What You Should Understand About Globalization

If we went out on the streets of any major city and asked people to explain what globalization is and how it affects people in a “Jay Leno” style, we would almost certainly get a variety of different responses. Why is this the case? Why are there so many varying definitions of globalization and so many divergent viewpoints on the subject? In this essay, we will examine the definition of globalization, as well as the advantages and disadvantages of this concept. To begin, let us examine the definition of globalization.

Globalization comes in a variety of flavours, which allows us to describe it in a variety of ways. We could examine cultural globalization, for example, which explains and discusses the movement of a culture and cultural values across the globe, as well as the ways in which they build on and meld with one another, or we could examine communication and its globalization. However, for the purposes of this article, we will concentrate on economic globalization as defined by Bhagwati in his book “In Defense of Globalization.” According to Bhagwati, “economic globalization is the process by which national economies are integrated into the global economy through trade, direct foreign investment (by corporations and multinationals), short-term capital flows, international flows of workers and humanity in general, and technological flows…” Now that we have a basic understanding of economic globalization, let us examine some of the controversies surrounding it and identify both positive aspects of globalization and areas in need of improvement.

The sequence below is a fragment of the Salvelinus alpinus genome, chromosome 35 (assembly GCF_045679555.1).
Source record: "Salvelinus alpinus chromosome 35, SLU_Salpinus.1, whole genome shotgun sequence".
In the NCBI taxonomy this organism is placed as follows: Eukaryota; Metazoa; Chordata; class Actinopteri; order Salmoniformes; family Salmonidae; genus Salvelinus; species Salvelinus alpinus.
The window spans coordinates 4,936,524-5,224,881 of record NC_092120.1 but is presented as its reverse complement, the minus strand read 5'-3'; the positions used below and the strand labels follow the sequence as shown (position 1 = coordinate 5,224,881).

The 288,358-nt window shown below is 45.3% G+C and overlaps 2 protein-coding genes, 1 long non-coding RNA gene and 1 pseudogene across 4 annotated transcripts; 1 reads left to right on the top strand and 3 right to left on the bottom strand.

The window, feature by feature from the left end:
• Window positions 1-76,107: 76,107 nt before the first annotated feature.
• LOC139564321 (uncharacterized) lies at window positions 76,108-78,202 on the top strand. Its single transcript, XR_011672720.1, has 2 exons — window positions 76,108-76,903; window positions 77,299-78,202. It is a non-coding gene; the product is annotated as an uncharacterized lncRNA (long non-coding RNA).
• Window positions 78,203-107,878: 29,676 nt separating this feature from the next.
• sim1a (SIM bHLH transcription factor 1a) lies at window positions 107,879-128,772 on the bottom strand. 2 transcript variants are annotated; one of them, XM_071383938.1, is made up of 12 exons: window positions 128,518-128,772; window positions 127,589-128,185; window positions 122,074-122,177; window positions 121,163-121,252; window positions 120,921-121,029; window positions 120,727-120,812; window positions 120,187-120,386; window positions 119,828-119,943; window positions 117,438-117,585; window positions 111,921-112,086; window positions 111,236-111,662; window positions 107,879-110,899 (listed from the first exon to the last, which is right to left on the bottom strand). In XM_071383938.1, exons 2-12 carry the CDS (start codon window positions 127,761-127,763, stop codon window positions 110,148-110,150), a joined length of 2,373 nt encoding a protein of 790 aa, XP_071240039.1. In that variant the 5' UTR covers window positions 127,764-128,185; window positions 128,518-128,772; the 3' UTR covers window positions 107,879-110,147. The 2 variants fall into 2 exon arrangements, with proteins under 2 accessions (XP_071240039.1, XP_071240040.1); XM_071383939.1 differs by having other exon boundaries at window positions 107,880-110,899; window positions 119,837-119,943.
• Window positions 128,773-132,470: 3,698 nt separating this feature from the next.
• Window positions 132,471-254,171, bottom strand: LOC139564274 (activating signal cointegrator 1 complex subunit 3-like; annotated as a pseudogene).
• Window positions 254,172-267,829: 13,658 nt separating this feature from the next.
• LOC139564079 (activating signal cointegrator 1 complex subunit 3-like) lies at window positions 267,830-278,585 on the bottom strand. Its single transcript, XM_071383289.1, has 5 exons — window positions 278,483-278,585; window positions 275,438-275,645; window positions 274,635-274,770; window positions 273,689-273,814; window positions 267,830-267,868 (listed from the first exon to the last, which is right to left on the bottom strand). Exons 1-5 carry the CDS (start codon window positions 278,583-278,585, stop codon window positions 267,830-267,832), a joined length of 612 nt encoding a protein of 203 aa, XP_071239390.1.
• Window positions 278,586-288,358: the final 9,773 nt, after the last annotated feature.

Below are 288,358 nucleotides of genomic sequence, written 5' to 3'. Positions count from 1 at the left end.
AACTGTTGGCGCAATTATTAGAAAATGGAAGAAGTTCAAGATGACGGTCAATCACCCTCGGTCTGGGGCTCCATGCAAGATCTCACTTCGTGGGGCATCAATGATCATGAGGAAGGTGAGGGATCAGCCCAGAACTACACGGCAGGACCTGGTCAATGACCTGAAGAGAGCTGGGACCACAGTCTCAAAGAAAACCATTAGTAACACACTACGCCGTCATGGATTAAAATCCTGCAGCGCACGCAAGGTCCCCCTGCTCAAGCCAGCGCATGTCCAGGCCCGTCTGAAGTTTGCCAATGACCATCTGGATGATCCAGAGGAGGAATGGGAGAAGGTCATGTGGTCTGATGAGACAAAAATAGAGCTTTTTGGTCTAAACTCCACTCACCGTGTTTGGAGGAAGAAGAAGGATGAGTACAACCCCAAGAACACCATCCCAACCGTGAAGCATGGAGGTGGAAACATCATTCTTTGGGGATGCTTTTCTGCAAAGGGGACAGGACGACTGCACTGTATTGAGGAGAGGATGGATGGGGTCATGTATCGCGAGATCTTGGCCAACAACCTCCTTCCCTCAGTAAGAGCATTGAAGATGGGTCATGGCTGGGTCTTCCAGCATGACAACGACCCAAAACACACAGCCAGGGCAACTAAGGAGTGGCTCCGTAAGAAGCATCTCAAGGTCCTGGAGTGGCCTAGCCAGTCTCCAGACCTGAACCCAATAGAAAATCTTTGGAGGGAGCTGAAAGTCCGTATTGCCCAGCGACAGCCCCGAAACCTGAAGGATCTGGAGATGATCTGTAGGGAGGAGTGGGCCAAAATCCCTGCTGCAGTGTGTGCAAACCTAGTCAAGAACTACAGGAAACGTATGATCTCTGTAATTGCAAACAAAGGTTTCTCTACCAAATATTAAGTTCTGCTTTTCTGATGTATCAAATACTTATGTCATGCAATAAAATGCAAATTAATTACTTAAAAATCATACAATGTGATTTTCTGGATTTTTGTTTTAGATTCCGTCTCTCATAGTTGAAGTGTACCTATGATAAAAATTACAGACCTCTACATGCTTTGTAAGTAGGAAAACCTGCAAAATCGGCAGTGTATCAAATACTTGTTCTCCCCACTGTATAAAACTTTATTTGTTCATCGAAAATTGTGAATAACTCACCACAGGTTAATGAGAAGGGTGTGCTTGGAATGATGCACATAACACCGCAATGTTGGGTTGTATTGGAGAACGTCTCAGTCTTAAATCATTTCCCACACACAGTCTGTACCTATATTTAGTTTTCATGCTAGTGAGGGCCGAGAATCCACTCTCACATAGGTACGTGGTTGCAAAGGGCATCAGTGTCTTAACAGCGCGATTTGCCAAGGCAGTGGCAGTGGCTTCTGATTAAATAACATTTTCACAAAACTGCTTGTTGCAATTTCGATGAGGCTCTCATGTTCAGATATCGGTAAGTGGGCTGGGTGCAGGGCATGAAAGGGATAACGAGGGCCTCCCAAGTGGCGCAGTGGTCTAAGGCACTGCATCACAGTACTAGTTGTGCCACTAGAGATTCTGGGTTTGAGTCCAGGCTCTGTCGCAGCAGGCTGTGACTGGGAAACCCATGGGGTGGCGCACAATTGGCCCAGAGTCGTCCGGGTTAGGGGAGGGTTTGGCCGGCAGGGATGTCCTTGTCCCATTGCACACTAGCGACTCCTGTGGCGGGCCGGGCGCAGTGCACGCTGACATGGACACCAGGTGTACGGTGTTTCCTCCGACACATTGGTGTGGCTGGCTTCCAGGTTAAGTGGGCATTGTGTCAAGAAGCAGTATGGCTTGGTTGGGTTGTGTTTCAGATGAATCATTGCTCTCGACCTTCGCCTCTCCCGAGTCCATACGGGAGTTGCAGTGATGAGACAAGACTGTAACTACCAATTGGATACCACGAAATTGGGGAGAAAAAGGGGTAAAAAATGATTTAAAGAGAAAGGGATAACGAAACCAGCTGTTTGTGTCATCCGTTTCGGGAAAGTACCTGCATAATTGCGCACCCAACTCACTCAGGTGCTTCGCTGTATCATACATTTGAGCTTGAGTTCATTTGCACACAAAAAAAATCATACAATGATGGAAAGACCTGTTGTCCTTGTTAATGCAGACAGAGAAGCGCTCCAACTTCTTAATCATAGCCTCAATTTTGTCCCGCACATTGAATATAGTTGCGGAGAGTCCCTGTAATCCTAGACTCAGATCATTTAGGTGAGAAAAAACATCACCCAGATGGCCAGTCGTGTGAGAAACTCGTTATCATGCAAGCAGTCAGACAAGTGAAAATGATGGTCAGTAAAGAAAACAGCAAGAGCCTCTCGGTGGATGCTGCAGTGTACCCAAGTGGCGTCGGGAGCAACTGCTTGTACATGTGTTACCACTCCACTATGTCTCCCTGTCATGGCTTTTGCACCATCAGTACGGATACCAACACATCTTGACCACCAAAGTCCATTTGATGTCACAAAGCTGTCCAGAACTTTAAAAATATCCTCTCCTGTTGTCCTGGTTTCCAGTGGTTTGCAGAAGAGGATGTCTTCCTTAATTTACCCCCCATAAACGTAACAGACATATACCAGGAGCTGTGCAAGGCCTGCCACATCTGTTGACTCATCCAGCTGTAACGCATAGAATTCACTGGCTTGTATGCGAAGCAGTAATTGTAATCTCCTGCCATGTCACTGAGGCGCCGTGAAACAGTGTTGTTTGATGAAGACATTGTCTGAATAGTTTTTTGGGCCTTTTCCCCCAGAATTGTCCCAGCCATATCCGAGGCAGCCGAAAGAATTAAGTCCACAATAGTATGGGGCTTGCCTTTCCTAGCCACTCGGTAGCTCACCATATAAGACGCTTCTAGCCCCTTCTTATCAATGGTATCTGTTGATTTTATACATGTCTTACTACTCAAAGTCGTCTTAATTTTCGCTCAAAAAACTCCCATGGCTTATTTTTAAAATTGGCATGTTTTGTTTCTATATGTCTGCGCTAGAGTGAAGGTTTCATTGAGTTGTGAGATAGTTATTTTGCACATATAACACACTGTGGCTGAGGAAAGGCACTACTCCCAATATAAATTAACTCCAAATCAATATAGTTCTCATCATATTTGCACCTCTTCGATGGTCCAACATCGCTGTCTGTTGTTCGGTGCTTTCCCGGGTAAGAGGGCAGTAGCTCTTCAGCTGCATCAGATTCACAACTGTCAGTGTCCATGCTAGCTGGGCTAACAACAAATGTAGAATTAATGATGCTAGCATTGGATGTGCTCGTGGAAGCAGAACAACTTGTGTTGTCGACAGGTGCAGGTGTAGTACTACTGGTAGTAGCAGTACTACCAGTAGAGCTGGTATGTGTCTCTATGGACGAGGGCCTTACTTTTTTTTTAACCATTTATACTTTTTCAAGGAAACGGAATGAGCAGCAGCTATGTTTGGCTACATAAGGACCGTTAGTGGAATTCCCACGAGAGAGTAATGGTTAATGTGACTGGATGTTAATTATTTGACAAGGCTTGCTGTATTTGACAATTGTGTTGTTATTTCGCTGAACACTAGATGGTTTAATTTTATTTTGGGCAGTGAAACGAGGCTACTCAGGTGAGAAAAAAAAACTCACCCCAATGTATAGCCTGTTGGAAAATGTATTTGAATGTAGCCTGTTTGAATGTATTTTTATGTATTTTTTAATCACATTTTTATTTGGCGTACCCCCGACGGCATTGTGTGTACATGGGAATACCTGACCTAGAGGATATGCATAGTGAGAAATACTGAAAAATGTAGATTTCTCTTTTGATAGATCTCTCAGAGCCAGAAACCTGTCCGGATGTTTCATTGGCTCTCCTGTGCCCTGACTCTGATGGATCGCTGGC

When was the last time you turned on the television or opened the newspaper and read an article about globalization and outsourcing, or about how globalization is contributing to the rise in poverty? This appears to be a hot topic in the media today, fueled by rallying youths, waving banners, and non-governmental organizations (NGO’s) expressing their views. Is this outpouring of anti-globalization sentiment justified? According to Bhagwati, the anti-globalization movement appears to be led by two types of people: “stake-wielders” and “stake-asserters.” Stake-wielding individuals are individuals who believe they are at odds with globalization and are typically wild extremists waving posters and shouting out arguments they most likely do not understand. Now, stakeholder assertors distinguish themselves by arguing their points rationally and generally attempting to educate and inform the public about globalization issues rather than protesting. Thus, what are some of the issues about which these individuals spend their entire time expressing concern?